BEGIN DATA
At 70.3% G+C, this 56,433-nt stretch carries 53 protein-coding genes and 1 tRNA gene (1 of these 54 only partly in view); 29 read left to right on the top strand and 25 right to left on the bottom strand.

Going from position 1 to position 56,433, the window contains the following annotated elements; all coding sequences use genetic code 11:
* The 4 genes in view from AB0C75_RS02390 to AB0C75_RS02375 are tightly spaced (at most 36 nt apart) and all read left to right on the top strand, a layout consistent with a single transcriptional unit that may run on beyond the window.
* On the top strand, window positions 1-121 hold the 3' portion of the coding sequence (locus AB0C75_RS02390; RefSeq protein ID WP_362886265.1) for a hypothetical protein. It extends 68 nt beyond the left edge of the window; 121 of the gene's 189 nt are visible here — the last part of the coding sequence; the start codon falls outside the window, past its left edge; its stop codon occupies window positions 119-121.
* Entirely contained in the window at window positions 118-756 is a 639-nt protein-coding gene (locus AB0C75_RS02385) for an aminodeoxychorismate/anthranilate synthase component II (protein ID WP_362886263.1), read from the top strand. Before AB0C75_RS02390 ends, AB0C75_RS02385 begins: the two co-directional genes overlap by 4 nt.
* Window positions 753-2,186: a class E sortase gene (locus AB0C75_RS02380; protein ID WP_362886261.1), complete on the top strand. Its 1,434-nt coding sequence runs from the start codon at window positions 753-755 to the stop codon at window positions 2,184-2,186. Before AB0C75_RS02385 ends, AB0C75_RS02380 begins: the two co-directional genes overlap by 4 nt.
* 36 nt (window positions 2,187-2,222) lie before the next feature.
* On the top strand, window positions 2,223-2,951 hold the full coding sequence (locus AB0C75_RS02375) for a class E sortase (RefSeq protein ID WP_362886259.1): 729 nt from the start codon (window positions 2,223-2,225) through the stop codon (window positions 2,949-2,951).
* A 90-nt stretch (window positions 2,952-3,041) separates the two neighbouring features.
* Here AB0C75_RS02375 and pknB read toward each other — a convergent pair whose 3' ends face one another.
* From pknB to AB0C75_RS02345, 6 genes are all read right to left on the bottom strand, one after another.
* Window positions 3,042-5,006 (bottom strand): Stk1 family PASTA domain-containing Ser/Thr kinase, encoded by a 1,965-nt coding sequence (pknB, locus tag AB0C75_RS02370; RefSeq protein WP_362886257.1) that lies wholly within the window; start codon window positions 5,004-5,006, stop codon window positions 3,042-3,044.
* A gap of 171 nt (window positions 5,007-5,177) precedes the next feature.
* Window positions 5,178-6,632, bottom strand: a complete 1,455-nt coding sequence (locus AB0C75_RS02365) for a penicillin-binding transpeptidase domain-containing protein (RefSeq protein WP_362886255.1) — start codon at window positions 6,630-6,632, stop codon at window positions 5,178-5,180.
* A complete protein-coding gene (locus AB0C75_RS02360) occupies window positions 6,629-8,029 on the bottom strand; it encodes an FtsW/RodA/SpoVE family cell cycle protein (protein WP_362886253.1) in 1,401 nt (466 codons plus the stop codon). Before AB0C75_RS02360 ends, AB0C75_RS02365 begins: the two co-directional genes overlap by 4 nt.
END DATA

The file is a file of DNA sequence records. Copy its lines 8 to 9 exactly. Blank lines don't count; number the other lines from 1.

* On the top strand, window positions 2,223-2,951 hold the full coding sequence (locus AB0C75_RS02375) for a class E sortase (RefSeq protein ID WP_362886259.1): 729 nt from the start codon (window positions 2,223-2,225) through the stop codon (window positions 2,949-2,951).
* A 90-nt stretch (window positions 2,952-3,041) separates the two neighbouring features.